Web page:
A.D. Scout (Sparrow)
A.Jackson Blackburn Aircraft since 1909 (Putnam)
While the batch of T.B. seaplanes was going through the Blackburn works, the firm was also engaged in the construction under contract of two examples of another anti-Zeppelin fighter, the A.D. Scout (later known as the Sparrow), designed by Harris Booth of the Air Department of the Admiralty. This aircraft was a heavily-staggered, single-bay biplane of extremely unorthodox appearance, built to meet an Admiralty requirement for a fighter built from commercially obtainable materials and which could be armed with the Davis two-pounder quick-fire recoilless gun. This lay in the bottom of a short, single-seat nacelle, the top longerons of which were bolted directly to the main spars of the upper wing. With the 100 hp Gnome Monosoupape rotary driving a 9-ft pusher airscrew behind his back, the pilot had a superlative view in nearly every direction.
The aircraft's extraordinary appearance stemmed from the fact that the abnormally large mainplane gap was below instead of above the nacelle, and because the twin fins and rudders, no less than 11 ft apart, were mounted on two pairs of parallel outriggers and supported a vast tailplane of 21-ft span. A suitably bizarre undercarriage reversed the usual pattern, the three points of contact with terra firma being widely spaced skids under the fins and a pair of small wheels mounted close together centrally under the lower mainplane. In this respect it was similar to the Armstrong Whitworth F.K.12 triplane and the projected Bristol F.3A escort and anti-Zeppelin fighters, for it seems that Harris Booth believed in the 'pogo stick' type of landing gear as a means of simplifying cross-wind landings at night.
Four prototype aircraft only were ordered, 1452 and 1453 from Hewlett and Blondeau Ltd of Leagrave, Beds., and two others, 1536 and 1537, from Blackburns. They were all delivered to RNAS Chingford, but being considerably above their estimated all-up weight and difficult to handle in the air, were scrapped.
SPECIFICATION AND DATA
Manufacturers: The Blackburn Aeroplane and Motor Co Ltd, Olympia Works, Roundhay Road, Leeds, Yorks.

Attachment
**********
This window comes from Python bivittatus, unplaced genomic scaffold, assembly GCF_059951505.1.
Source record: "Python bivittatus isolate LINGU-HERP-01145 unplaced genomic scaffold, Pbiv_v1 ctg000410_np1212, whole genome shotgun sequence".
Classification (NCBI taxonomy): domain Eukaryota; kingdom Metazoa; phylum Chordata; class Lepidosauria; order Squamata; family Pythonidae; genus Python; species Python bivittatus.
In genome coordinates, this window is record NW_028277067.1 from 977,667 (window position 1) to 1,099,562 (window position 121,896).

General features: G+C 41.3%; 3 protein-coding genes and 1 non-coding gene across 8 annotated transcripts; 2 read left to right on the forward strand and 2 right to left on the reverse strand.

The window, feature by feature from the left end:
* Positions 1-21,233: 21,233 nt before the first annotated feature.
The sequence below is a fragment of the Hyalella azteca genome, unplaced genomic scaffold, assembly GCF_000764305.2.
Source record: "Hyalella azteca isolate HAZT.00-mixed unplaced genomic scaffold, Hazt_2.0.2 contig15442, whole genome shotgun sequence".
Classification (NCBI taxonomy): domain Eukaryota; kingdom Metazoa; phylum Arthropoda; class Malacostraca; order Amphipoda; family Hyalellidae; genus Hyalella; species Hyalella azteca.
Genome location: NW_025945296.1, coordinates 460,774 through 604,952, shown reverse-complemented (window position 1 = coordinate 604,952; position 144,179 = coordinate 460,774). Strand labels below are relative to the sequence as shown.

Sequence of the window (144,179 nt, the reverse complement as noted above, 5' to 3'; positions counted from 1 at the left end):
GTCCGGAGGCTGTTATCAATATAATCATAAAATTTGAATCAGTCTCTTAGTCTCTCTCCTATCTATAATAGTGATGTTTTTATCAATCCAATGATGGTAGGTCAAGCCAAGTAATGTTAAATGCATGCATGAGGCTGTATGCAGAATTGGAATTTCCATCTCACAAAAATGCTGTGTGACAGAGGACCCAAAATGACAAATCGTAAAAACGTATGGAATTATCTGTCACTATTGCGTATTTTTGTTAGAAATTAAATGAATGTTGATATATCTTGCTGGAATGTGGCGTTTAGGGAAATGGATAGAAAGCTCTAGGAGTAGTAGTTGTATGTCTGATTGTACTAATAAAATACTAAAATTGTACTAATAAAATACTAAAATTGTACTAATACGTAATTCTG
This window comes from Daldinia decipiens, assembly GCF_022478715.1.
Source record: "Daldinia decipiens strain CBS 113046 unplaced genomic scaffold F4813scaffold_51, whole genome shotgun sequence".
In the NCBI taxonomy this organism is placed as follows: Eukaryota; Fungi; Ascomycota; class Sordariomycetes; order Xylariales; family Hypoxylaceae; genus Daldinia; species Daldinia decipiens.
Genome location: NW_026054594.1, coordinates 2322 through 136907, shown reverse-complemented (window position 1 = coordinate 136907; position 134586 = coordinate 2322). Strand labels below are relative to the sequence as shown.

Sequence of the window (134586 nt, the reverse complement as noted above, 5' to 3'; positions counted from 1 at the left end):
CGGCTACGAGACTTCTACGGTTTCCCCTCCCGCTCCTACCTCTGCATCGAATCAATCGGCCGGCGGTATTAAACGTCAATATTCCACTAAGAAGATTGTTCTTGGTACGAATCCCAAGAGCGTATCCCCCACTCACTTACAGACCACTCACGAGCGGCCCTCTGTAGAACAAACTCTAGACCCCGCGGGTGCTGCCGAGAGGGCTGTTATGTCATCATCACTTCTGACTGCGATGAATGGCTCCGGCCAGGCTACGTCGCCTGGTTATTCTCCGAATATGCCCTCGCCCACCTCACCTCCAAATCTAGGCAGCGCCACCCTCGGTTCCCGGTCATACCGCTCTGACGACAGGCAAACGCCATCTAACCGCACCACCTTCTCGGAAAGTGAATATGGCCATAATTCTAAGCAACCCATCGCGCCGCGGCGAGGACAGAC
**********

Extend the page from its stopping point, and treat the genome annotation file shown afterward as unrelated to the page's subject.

Power Plant: One 100 hp Gnome Monosoupape
Span 33 ft 5 in Length 22 ft 9 in
Height 10 ft 3 in
Performance: No confirmed details
Four aircraft only, 1452 and 1453 by Hewlett and Blondeau Ltd; 1536 and 1537 by Blackburn, to Contract 38552 15
H.King Armament of British Aircraft (Putnam)
A.D. Scout (Sparrow). This aeroplane must be considered a curiosity not only in respect of design and construction but of armament and propulsion also: for if, as stated on the best authority, the intended weapon was a Davis recoilless gun, and if this was to lie on the floor of the nacelle, as indicated by drawings, then the engine and airscrew must have been of singular construction to withstand the blast of the rearward charge, even if this propelled a dose of Epsom salts, as it is known to have done on one occasion at least, in any case, the A.D. Scout is a notable machine in aeronautical history, for even if the gun was a Lewis machine-gun, as suggested by one drawing, and if this was fixed, as indicated by other evidence, the 'Admiralty Scout' (designed 1915) may well have been Britain's first fixed-gun fighter. Whether armament of any kind was actually installed is not known, but there is photographic and other proof of a sturdy pillar at the front of the nacelle, the tip of the pillar lying at the level of the pilot's eyes. This pillar may well have been associated with a sight
W.Green, G.Swanborough The Complete Book of Fighters
A.D. SCOUT (SPARROW) UK
Designed by Harris Booth of the Air Department of the Admiralty as a single-seat anti-airship fighter, the A.D. Scout - later to become known unofficially as the "Sparrow” - was an extraordinary single-bay staggered biplane intended to carry a Davis two-pounder recoilless gun. The rudders and outsize tailplane were carried by four parallel tailbooms, and the unusual appearance of the A.D. Scout resulted primarily from the fact that the large mainplane gap was below rather than above the nacelle accommodating the pilot. The gun was intended to be mounted in the bottom of the nacelle, to the tail of which was attached a 100 hp nine-cylinder Gnome Monosoupape rotary engine driving a pusher propeller. Construction was of wood with fabric covering, and four prototypes were ordered and built (two by Hewlett & Blondeau and two by Blackburn) in 1915. Delivered to the RNAS, the A.D. Scouts proved seriously overweight and difficult to handle in the air. In consequence, all four aircraft were scrapped.
Max speed, 84 mph (135 km/h).
Endurance, 2.5 hrs.
Span, 33 ft 5 in (10,18 m).
Length, 22 ft 9 in (6,93 m).
Height, 10 ft 3 in (3,12 m).